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ARB Approves Measures to Cut Emissions from Commercial Harbor Craft

The California Air Resources Board approved a measure designed to reduce harmful emissions from commercial ferries, excursion vessels such as dinner cruises and tour boats, tugs and towboats in California waters as much as 50% by 2015.

With this rule in place, ARB expects emissions of diesel soot and oxides of nitrogen, and their negative health impacts, to be reduced by 40-50% by 2015, and 60-70% by 2025, compared to 2004 levels. The new measure for commercial harbor craft does not include recreational or ocean-going vessels.

Roughly 3 tons of diesel soot and 73 tons of NOx are emitted from commercial harbor craft engines daily. A recent ARB study revealed that, for the Ports of Los Angeles and Long Beach, commercial harbor craft is the third highest source of diesel soot emissions contributing to cancer risk at the ports. Statewide, approximately 90 premature deaths per year are associated with emissions from commercial harbor craft.

Currently, about 80% of all harbor craft engines in California are unregulated. The new regulation requires these dirty, older engines currently in use on ferries, excursion vessels, tugboats, and towboats to be replaced with newer, cleaner engines meeting more stringent US EPA marine engine standards. Replacements are to be phased in starting in 2009, with the oldest, highest-use engines to be replaced first. In addition, commercial harbor craft operating in the South Coast area are required to replace their engines on an accelerated schedule, in order to help meet federally mandated air quality deadlines.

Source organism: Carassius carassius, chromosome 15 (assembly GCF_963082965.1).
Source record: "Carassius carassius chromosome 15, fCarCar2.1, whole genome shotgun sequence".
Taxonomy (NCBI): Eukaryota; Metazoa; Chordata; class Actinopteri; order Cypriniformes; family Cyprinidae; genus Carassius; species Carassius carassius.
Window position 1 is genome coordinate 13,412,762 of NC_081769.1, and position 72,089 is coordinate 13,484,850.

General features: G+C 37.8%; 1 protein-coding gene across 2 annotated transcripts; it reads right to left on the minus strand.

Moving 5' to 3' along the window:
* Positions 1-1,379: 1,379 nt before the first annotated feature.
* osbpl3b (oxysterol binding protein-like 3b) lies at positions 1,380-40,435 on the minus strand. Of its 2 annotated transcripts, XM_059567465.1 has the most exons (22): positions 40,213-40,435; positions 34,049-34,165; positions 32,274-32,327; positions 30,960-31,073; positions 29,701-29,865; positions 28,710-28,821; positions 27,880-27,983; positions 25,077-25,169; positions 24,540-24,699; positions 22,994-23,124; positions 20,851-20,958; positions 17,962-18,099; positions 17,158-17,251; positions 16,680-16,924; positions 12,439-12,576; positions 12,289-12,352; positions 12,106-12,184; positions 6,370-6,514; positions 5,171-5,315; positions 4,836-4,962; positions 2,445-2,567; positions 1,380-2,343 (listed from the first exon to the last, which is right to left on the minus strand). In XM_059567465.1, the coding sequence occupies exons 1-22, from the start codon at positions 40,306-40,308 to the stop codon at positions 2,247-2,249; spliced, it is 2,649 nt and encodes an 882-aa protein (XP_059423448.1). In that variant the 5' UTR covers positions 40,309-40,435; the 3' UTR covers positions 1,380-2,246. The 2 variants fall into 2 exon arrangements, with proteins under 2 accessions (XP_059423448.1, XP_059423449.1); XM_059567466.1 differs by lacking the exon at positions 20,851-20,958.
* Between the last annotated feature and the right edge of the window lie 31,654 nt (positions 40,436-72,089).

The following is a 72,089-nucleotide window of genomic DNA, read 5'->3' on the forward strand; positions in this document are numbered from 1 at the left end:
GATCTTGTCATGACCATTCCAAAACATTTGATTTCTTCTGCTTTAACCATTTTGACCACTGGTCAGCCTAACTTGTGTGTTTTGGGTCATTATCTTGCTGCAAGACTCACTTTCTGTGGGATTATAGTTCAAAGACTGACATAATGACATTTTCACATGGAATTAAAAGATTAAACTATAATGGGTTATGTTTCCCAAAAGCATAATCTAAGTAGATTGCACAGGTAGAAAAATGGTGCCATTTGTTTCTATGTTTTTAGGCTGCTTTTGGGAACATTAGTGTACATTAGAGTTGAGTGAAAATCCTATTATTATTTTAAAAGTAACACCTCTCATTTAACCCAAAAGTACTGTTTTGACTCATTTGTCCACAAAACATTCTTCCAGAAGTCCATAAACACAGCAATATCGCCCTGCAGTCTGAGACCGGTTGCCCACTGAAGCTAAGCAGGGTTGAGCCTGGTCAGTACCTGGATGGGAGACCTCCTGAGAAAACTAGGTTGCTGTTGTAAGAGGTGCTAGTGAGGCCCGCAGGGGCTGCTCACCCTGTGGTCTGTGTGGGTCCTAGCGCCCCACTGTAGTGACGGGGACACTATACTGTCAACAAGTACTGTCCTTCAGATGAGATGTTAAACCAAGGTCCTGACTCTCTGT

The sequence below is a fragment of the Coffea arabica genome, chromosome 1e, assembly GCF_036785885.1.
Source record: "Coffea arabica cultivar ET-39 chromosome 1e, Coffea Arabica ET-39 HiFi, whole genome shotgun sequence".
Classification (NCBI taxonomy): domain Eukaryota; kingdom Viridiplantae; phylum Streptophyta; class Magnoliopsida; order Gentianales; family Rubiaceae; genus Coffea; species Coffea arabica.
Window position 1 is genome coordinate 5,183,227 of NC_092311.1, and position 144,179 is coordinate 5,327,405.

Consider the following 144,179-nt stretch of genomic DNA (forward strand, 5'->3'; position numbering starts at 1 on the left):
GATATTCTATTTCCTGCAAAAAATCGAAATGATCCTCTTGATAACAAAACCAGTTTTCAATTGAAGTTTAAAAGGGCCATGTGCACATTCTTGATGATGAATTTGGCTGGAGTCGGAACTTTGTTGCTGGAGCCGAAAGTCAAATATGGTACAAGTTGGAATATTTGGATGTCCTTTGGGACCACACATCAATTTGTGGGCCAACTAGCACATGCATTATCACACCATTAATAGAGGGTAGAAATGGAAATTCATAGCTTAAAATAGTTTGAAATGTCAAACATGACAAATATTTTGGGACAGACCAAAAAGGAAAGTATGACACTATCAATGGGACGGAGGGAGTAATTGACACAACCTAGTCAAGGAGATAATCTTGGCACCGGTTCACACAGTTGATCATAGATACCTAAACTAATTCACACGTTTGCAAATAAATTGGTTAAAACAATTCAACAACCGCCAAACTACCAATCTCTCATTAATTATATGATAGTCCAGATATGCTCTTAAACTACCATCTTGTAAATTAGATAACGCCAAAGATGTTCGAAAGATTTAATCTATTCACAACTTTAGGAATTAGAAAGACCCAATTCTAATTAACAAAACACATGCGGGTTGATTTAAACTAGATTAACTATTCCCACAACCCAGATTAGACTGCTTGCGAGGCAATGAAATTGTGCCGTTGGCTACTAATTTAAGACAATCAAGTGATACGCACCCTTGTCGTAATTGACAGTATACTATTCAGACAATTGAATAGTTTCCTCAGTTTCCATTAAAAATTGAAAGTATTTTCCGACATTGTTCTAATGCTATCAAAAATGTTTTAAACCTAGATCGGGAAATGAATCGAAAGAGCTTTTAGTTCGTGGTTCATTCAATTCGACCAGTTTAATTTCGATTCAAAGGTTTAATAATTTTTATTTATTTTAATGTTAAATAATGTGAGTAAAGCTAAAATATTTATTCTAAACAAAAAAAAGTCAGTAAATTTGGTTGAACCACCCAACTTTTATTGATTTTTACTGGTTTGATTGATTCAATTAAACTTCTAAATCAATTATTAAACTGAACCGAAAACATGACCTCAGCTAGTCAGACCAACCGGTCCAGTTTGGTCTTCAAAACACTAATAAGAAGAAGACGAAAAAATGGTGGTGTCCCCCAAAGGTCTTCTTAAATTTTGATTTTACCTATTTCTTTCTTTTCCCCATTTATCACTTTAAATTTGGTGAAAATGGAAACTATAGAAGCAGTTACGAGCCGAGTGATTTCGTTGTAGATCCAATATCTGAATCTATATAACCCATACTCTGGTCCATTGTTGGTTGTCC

The regulation exempts certain existing harbor craft from the engine replacement requirements of the regulation such as fishing boats, crew and supply boats, pilot boats, and work boats, such as those operated by police and fire departments and other government entities. However, all new harbor craft, including these vessels, are regulated under this measure and must use the cleanest available marine engines. Similarly, replacement engines on all existing harbor craft will need to be the cleanest available.

The ARB estimates that there are about 4,200 harbor craft vessels and 8,300 harbor craft engines currently in use in California, with each vessel typically having more than one engine. Of these, there are nearly 600 ferries, excursion vessels, tugboats, and towboats equipped with about 1,900 propulsion and auxiliary engines that will be subject to this regulation.

While these represent only 15% of the vessels (25% of the engines), they generate about 50% of the emissions. Additionally, most of their emissions are generated within the harbor or close to shore and thus have the greatest impact on adjacent communities. About 40% of these vessels are in the Bay Area, while 30% service the ports of Los Angeles and Long Beach. The remainder are scattered throughout the State.

Over the past two years, ARB has addressed the problem of poor air quality at the ports from several different angles, adopting measures that reduce emissions from cargo handling equipment, require use of cleaner fuel in auxiliary ship engines, and limit onboard ship incineration. In December, ARB will consider two more regulations, including a measure to provide alternative power supplies at ports so that ships can avoid using diesel power while at dock, and a rule requiring retrofit or replacement of older heavy-duty diesel trucks that service ports.


Properties in Dubai

The Dubai Marina is an entirely man development that will contain over 200 highrise buildings when finished. It will be home to some of the tallest residential structures in the world. The completed first phase of the project is shown. Most of the other high rise buildings will be finished by 2009- 2010.

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